15 lb. dog = 30-45 raisins could be deadly

25 lb. dog = 50-75 raisins could be deadly

50 lb. dog = 100-150 raisins could be deadly

75 lb. dog = 150-225 raisins could be deadly

What are the symptoms?
Symptoms appear 6-24 hours after the dog eats raisins or grapes (average is 12 hours). Initially, symptoms are gastro-intestinal signs, followed by kidney problems.Vomiting is usually the primary sign, with diarrhea, depression/lethargy, anorexia, colic, dehydration and sharply decreased urine output. The course of the toxicosis is anywhere from 3 days to 3 weeks. Dogs with kidney problems have a guarded to poor prognosis. Diagnosis is based on history of recent exposure and clinical signs. On bloodwork, the kidney values are increased. Typically BUN, creatinine, phosphorus and potassium are elevated (sometimes serum calcium as well). The urine sediment will have hyaline casts and the urine specific gravity will be either hyposthenuric or isosthenuric (diluted to the concentration of water of less concentrated than water) at SG 1.006 to 1.010.Treatment

What should I do if my dog has ingested raisins or grapes?
If the raisins or grapes have been ingested within 2-3 hours, vomiting should be induced followed by activated charcoal to limit further absorption. Treatment is based on preventing further absorption if appropriate and maintaining urine output & electrolyte balance. The vet may also give an osmotic cathartic (to speed up GI passage of toxin without absorption). The animal should receive an isotonic saline solution IV at twice maintenance rates for 48 hours. Anti-nausea medication, diuretics and peritoneal dialysis may be needed in some cases.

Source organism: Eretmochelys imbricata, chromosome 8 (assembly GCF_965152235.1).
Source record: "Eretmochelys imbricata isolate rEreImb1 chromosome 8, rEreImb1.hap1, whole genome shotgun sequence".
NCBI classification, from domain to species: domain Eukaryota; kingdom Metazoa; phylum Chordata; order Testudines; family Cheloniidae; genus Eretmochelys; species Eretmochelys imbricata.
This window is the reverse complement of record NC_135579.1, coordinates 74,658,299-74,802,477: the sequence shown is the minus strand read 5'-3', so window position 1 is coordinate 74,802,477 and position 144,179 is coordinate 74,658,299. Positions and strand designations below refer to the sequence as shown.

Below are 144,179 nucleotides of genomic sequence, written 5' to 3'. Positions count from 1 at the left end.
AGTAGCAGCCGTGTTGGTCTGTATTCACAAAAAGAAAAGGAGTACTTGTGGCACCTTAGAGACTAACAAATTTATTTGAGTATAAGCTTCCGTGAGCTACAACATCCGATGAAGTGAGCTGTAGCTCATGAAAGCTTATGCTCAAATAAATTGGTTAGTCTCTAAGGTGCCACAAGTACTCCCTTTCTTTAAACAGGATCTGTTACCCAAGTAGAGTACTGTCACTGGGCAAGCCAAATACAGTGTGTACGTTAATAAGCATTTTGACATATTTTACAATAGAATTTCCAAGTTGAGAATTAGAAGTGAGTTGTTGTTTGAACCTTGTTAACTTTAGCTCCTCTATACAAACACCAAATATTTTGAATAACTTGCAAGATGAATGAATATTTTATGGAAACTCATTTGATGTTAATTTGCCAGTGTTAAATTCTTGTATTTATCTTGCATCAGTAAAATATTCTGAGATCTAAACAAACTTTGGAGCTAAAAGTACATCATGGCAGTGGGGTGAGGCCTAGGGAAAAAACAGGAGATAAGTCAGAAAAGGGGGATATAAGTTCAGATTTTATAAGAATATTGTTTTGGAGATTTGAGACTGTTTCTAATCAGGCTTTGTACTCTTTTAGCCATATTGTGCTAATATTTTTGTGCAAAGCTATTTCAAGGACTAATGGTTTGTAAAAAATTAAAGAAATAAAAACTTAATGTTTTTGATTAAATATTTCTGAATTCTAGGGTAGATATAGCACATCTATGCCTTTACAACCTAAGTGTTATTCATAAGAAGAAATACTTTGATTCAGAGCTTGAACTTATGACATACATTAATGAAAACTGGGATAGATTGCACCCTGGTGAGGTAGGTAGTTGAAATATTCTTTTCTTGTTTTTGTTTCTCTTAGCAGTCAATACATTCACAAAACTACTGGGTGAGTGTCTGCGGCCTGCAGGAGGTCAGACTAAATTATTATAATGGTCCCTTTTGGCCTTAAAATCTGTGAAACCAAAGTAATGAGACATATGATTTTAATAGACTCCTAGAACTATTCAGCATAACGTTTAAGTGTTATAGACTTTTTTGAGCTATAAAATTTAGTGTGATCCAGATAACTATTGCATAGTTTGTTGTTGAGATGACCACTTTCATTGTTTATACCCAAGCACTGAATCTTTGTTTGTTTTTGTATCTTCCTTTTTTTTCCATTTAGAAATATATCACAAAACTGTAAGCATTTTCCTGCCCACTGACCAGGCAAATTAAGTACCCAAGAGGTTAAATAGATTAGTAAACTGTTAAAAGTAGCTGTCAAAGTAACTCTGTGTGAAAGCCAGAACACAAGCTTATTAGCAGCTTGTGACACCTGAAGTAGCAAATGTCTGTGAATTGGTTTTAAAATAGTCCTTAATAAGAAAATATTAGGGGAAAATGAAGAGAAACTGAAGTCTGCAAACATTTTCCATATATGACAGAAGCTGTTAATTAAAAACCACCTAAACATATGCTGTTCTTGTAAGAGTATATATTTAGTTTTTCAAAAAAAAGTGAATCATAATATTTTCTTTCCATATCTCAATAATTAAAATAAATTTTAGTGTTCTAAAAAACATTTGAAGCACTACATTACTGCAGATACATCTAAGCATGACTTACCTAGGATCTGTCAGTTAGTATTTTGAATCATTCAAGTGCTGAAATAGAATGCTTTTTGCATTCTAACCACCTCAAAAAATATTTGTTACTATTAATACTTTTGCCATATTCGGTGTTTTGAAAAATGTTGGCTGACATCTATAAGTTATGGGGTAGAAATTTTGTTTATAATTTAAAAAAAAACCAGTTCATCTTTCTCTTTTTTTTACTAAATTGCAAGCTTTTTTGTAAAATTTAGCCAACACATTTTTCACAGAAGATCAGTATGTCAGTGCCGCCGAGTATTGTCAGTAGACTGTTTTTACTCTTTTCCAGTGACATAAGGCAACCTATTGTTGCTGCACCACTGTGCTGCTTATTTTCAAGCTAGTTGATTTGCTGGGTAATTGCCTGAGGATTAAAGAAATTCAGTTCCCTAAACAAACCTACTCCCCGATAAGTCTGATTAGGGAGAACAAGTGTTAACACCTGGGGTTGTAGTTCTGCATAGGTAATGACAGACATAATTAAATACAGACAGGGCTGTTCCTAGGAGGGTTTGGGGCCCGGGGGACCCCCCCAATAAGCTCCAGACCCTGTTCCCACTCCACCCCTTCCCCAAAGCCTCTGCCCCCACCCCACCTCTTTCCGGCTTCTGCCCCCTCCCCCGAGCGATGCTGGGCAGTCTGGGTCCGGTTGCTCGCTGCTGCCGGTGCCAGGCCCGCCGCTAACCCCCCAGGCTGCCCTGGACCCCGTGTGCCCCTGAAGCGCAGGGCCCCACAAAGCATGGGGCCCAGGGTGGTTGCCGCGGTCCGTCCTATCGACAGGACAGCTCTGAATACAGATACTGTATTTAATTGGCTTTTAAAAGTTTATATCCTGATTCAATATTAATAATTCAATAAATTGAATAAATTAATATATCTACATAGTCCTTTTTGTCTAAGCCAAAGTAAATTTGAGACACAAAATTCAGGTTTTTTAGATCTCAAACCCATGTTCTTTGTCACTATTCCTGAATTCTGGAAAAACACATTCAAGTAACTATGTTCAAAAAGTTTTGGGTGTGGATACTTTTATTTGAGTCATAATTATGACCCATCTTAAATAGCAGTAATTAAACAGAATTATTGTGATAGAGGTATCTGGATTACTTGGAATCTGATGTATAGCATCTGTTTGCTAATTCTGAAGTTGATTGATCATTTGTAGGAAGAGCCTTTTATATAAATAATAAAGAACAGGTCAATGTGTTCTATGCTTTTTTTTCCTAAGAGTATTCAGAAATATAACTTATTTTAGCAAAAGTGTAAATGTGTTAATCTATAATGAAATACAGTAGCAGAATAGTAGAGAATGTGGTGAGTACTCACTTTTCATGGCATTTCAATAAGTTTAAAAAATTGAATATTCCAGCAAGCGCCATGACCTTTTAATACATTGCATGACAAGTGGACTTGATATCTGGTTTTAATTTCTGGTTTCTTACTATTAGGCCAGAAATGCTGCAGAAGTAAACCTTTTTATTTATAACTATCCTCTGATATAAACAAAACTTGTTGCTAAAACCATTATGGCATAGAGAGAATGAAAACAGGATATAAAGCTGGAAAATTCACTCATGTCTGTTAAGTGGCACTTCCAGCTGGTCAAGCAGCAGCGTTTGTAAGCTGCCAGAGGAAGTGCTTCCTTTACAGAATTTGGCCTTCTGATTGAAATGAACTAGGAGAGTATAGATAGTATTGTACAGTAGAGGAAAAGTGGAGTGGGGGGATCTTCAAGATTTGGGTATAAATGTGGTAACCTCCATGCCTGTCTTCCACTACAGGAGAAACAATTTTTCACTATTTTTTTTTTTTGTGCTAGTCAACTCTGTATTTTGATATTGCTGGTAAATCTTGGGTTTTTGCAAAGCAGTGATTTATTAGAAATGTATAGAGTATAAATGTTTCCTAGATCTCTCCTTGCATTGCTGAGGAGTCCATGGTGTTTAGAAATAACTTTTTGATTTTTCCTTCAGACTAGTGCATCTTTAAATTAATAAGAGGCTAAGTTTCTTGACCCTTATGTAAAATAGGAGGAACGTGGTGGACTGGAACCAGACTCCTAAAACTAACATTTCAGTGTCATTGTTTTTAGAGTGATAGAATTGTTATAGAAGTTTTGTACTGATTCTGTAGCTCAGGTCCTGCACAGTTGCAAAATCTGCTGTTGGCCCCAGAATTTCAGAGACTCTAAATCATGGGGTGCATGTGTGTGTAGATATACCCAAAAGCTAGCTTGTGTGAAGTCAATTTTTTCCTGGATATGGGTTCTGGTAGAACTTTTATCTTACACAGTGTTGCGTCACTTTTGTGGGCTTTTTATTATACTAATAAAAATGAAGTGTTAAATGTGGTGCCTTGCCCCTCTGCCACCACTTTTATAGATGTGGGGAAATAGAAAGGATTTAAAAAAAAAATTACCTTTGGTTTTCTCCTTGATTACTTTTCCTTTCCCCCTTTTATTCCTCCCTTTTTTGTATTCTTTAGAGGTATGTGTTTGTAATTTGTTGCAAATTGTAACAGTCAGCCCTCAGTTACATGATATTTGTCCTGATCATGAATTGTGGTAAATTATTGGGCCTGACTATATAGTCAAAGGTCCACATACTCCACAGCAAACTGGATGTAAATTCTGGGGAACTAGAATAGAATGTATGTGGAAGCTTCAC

Saturday, August 4, 2007

Say hello to Booster! The Happiest dog you'll ever meet!

On behalf of the Happiest Dog on the Block, I would like to introduce Booster, my beloved dog, work partner, Canine Good Citizen and furry best friend :). Booster is one of those dogs that trainers dream of having! He's what some describe as "bullet-proof". Booster comes to work with me on almost all of my cases. He's a happy-go-lucky guy who can tolerate any dog in any situation. He's helped rehabilitate dogs who were unsocialized. He's helped dogs who were fearful of other dogs. He's helped dogs who were aggressive towards other dogs. He has an amazing ability to sense fear or anxiety in other dogs and is able to calm them with his facial expressions and body postures. It's quite fascinating to watch. There is never a day that goes by that I am not thankful for Booster :). He's 8 years young and a beloved member of our family. He enjoys food, massage, food, playing with other dogs, food, cleaning the leaves and debris out of streams and rivers, food and playing in a bubble bath! His favorite food is lettuce. Yes, lettuce. If I'm making a salad and he doesn't get a few leaves in his dinner that night, he's not a happy dog. Booster loves lettuce so much we have a special song that we sing to him. It goes like this..."Booster loves lettuce, Booster loves lettuce..." Yeah, we're not too creative with the jingles but it sure makes him happy! Booster has lived in 3 different states and is the proud (and sneaky) father of 2 boys and 1 girl. Booster is nothing short of phenomenal! Here is a picture of his son Barlee, just a few days old